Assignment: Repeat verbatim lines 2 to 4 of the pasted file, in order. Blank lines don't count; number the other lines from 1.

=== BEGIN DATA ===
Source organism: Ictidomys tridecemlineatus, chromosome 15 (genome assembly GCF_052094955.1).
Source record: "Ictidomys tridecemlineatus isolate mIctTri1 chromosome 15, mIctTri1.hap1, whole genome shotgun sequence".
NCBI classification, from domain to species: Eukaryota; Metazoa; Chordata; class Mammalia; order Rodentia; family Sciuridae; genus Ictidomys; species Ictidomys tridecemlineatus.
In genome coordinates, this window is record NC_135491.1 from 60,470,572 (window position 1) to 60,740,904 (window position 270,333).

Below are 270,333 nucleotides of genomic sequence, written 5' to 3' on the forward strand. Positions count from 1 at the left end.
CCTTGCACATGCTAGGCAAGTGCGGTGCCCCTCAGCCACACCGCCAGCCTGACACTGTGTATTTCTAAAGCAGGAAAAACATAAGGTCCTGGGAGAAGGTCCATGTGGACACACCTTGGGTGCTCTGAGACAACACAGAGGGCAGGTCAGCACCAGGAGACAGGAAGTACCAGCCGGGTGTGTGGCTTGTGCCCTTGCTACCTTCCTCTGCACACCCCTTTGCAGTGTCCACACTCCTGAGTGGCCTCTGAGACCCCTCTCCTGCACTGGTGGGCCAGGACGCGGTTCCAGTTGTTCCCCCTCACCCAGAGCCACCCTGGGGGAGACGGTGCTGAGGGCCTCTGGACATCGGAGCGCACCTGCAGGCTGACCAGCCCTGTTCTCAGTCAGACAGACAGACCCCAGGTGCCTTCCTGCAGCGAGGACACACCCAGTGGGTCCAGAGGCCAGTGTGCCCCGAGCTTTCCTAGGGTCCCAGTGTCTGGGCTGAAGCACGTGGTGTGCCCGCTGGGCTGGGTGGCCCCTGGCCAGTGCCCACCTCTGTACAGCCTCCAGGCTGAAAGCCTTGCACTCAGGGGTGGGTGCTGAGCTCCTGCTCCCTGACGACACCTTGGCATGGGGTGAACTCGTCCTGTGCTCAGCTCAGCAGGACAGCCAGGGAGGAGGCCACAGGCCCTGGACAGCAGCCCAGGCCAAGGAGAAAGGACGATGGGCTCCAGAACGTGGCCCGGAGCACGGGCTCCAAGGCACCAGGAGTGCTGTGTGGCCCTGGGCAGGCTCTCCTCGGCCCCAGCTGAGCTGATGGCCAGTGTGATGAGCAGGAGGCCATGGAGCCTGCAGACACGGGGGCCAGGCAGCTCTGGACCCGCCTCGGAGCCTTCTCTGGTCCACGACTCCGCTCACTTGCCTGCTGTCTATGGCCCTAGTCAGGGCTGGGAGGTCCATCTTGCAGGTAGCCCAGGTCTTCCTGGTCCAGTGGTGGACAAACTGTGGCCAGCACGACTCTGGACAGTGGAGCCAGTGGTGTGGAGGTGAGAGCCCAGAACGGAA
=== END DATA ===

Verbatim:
Source record: "Ictidomys tridecemlineatus isolate mIctTri1 chromosome 15, mIctTri1.hap1, whole genome shotgun sequence".
NCBI classification, from domain to species: Eukaryota; Metazoa; Chordata; class Mammalia; order Rodentia; family Sciuridae; genus Ictidomys; species Ictidomys tridecemlineatus.
In genome coordinates, this window is record NC_135491.1 from 60,470,572 (window position 1) to 60,740,904 (window position 270,333).